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Controversy erupts during city council meeting

| Thursday, July 14, 2005

It was another night of controversy at Connellsville City Hall.

Council attempted to vote on a number of resolutions; some passed, some didn't.

Resolutions that made their way from the table and were approved were introduced by Mayor Judy Reed. They included closing streets for three upcoming events and creating an Adopt A Lamppost program, where individuals can contribute $1,000 to have a commemorative name plate placed on one of the lamps in the city.

After that, the fireworks started.

Not all council agreed with a motion by Reed to create a city revitalization bank account fund. That is where the mayor wanted to put the money from the new Adopt A Lamppost program. She said the money would be used for the demolition of two structures on properties at 1107 Sycamore St. and 136 S. Pittsburgh St. The structures were destroyed by arsons.

Reed stated that the properties would have a lien attached. But her motion also said "all additional funds collected shall be used for city revitalization by being used as matching funds."

Councilman Charlie Matthews had a problem with the resolution. He wanted to know why only those two properties were chosen.

He was also concerned about creating a resolution that would lock the city into demolishing the buildings with money from the newly adopted program. He had hoped council would consider using some of the approximately $60,000 it would receive from the sale of the HUD house on Washington Street to demolish blighted properties in the city.

"One of the conditions for the use of that money is for removal of blight," said Matthews.

He said there is no guarantee that the city could approve the demolition of the structure on Sycamore Street since the health department only listed it as a nuisance. The structure on Pittsburgh Street, however, was declared a dangerous structure.

"There are procedural guidelines that have to be followed," said Matthews. "Maybe we have to give the (Sycamore Street property) owner time to go and board up the house. I'm not sure we can just go in there and tear it down."

Councilman Bruce Jaynes said Reed just couldn't choose the two properties because of requests from neighboring residents.

"You can't just pick the properties out of thin air," said Jaynes. "There has to be a procedure followed."

Reed said she chose the two structures because they were the only two left from the rash of arsons that hadn't been torn down or were in the process of being torn down.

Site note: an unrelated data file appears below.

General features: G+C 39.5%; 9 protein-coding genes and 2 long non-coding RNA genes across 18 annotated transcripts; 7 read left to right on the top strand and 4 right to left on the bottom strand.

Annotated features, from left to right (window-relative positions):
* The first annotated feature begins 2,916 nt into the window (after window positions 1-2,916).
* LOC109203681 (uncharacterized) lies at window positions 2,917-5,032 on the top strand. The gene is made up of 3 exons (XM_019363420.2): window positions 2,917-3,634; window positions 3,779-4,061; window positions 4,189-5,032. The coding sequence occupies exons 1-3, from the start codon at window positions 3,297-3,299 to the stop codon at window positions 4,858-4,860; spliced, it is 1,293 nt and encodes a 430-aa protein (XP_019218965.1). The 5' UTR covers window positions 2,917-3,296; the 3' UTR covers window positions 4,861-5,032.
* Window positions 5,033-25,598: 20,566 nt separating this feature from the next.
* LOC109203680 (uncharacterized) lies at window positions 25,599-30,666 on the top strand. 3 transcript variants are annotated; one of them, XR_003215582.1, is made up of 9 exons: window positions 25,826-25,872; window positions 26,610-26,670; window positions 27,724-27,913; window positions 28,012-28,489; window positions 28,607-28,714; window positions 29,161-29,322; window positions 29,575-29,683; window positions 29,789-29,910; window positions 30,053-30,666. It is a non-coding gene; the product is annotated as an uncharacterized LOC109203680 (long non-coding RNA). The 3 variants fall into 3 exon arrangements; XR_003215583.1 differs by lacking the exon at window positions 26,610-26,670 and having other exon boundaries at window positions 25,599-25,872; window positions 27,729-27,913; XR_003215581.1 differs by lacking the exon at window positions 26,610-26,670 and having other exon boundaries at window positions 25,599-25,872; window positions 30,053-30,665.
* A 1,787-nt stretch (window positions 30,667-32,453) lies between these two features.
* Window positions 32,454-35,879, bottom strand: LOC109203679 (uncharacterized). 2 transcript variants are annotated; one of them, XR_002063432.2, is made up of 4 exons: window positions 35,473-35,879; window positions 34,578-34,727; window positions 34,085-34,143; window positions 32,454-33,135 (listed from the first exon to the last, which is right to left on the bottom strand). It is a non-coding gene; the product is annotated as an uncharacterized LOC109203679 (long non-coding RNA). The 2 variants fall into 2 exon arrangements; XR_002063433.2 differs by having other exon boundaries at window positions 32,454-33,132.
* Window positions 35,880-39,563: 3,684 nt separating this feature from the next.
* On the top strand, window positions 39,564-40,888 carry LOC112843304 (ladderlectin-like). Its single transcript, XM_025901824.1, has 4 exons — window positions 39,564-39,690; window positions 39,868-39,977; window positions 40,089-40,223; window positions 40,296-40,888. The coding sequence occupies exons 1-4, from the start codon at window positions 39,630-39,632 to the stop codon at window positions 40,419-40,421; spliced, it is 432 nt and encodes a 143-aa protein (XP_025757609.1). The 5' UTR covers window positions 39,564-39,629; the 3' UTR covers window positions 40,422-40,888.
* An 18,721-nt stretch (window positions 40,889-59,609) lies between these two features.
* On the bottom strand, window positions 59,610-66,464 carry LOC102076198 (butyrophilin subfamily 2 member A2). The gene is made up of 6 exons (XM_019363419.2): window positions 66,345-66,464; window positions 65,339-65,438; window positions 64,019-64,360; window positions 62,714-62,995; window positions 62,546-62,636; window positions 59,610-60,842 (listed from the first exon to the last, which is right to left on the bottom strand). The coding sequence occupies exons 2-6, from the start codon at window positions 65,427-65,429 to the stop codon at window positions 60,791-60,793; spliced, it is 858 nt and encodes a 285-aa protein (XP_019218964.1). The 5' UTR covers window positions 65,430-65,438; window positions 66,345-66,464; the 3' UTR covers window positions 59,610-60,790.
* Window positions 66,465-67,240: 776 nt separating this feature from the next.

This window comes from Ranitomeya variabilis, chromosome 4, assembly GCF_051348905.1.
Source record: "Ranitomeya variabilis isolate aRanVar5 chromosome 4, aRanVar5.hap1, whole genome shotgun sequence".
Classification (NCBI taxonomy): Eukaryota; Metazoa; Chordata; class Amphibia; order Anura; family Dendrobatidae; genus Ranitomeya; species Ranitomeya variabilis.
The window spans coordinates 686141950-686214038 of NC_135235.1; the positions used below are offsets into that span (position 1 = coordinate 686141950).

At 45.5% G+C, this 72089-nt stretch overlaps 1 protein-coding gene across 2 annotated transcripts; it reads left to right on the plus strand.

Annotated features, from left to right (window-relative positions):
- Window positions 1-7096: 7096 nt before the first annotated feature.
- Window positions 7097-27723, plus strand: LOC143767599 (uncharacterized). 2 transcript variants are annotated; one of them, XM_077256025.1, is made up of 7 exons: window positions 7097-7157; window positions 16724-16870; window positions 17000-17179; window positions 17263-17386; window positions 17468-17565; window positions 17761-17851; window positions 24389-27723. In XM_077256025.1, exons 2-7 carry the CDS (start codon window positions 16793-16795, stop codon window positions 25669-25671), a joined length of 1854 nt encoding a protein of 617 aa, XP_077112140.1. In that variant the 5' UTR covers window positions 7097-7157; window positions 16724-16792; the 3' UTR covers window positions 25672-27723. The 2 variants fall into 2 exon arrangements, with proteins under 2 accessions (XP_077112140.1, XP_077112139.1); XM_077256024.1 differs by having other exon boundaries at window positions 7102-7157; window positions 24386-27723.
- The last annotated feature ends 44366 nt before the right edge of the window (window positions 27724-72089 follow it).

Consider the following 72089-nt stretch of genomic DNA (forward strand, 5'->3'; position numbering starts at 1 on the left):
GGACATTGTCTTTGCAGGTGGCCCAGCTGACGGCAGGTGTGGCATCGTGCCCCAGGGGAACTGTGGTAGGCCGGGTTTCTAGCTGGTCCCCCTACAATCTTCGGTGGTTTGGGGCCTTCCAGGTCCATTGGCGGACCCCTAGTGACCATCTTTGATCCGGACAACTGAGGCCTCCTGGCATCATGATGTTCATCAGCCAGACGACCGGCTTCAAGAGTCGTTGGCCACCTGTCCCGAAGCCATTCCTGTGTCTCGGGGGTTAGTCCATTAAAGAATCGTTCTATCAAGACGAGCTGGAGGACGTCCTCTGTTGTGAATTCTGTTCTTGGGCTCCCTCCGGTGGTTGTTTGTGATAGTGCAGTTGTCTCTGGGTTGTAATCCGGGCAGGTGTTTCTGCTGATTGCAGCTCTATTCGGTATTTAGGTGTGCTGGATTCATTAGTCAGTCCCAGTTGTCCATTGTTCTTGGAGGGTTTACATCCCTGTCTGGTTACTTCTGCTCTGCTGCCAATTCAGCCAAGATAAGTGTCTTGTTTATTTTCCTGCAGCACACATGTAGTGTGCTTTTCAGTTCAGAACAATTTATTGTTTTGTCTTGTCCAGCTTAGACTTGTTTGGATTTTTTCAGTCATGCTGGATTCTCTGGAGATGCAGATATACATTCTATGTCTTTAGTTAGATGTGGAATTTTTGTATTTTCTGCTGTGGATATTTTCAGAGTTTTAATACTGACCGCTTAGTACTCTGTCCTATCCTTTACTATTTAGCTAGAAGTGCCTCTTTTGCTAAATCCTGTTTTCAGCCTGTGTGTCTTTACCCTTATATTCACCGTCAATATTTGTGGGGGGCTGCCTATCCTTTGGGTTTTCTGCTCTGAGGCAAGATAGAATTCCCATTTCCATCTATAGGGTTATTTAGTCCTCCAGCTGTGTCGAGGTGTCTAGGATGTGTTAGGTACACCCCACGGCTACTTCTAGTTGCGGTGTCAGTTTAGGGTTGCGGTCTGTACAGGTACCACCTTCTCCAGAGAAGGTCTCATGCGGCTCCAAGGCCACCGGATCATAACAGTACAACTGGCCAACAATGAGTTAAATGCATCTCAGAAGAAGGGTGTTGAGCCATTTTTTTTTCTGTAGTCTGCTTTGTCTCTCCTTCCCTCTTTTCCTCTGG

Council members also did not agree that the matching fund declaration in the resolution.

Solicitor Joseph Ferens also had some problems with the wording of the resolution.

"What happens if you don't get enough money to tear down anything and it (what was collected) just sits in an account?," questioned Ferens. "I think you're searching for a way to help the citizens of the community, but the resolution as it's worded leaves a lot of room for problems."

Reed tried to change her resolution to read that "all additional funds collected shall be used for city revitalization by being used as matching funds for other grants for the City of Connellsville."

Councilman Brad Geyer, who seconded the original motion, said he would like to have her add something that would allow money from the fund to be spent on the demolition of any totally damaged properties that might be a result of future arsons.

Before further action was taken, Councilwoman Chris Wagner asked why the resolution couldn't wait until next month after Reed had a chance to get together with Ferens to work on the wording.

Geyer made a motion to table the resolution. The motion passed. Reed voted no.

She said it was a shame that she was trying to better the city by having the two structures demolished and received no support.

After a few discrepancies pointed out by Reed in two resolutions read by Matthews, council moved on to Geyer's report.

That's when more fireworks occurred.

Geyer made a resolution to partner with South Connellsville Borough to use the city's street sweeper at a fee of $50 per hour.

"The schedule will be set up after the final agreement by both parties depending on the availability of the street department," Geyer read. "This will not affect the current street sweeper schedule or cause any city streets not to be cleaned."

Reed's first complaint was that Geyer was contracting on his own.

"Geyer has no right to contract anything for council, but he does have the right to discuss anything as long as he brings it to city council for approval," Ferens said upon questioning from the mayor.

"So he didn't do anything wrong?" questioned Jaynes.

"No," Ferens said.

The second complaint was that by making this resolution Geyer implied that the street crew had time to just sit around.

"This is just for one hour a month," said Geyer. "I don't think it's too much to ask."

Reed's third complaint was that Geyer wanted to rent a $350,000 piece of equipment for just $50 a month.

"That will adequately cover our expenses with $25 going towards the street worker's salary and the other $25 going towards the equipment," said Geyer. "I think it's a reasonable yet adequate fee."

Wagner said it was just being a good neighbor and she was ashamed of the escalation of the situation.

Reed did not agree.

"I think this is an outrage," she said. "It plain stinks and I can't wait for the taxpayers to let you know."

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